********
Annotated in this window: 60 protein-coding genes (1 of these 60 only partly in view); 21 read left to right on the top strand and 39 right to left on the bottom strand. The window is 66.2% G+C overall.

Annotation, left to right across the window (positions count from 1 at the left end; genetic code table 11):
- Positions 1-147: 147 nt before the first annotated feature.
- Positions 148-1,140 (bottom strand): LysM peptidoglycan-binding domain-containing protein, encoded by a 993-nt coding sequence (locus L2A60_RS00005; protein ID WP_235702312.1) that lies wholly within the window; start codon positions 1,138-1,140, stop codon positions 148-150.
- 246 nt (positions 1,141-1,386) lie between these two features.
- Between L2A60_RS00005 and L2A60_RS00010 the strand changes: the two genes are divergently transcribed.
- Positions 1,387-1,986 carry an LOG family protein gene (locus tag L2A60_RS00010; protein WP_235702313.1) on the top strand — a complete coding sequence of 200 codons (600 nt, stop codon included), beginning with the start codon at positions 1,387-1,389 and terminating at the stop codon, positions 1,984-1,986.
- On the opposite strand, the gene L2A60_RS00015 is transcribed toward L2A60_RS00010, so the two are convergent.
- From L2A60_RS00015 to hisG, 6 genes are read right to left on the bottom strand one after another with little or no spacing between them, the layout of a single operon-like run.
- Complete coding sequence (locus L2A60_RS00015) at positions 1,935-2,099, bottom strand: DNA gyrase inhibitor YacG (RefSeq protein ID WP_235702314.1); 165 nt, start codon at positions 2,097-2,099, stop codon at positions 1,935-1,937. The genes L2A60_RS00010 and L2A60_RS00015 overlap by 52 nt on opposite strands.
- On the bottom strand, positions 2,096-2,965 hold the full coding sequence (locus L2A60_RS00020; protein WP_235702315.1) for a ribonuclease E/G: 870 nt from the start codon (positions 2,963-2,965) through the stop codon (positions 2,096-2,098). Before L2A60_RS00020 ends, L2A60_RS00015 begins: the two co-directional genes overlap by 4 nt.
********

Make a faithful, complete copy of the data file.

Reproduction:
Annotated in this window: 60 protein-coding genes (1 of these 60 only partly in view); 21 read left to right on the top strand and 39 right to left on the bottom strand. The window is 66.2% G+C overall.

Annotation, left to right across the window (positions count from 1 at the left end; genetic code table 11):
- Positions 1-147: 147 nt before the first annotated feature.
- Positions 148-1,140 (bottom strand): LysM peptidoglycan-binding domain-containing protein, encoded by a 993-nt coding sequence (locus L2A60_RS00005; protein ID WP_235702312.1) that lies wholly within the window; start codon positions 1,138-1,140, stop codon positions 148-150.
- 246 nt (positions 1,141-1,386) lie between these two features.
- Between L2A60_RS00005 and L2A60_RS00010 the strand changes: the two genes are divergently transcribed.
- Positions 1,387-1,986 carry an LOG family protein gene (locus tag L2A60_RS00010; protein WP_235702313.1) on the top strand — a complete coding sequence of 200 codons (600 nt, stop codon included), beginning with the start codon at positions 1,387-1,389 and terminating at the stop codon, positions 1,984-1,986.
- On the opposite strand, the gene L2A60_RS00015 is transcribed toward L2A60_RS00010, so the two are convergent.
- From L2A60_RS00015 to hisG, 6 genes are read right to left on the bottom strand one after another with little or no spacing between them, the layout of a single operon-like run.
- Complete coding sequence (locus L2A60_RS00015) at positions 1,935-2,099, bottom strand: DNA gyrase inhibitor YacG (RefSeq protein ID WP_235702314.1); 165 nt, start codon at positions 2,097-2,099, stop codon at positions 1,935-1,937. The genes L2A60_RS00010 and L2A60_RS00015 overlap by 52 nt on opposite strands.
- On the bottom strand, positions 2,096-2,965 hold the full coding sequence (locus L2A60_RS00020; protein WP_235702315.1) for a ribonuclease E/G: 870 nt from the start codon (positions 2,963-2,965) through the stop codon (positions 2,096-2,098). Before L2A60_RS00020 ends, L2A60_RS00015 begins: the two co-directional genes overlap by 4 nt.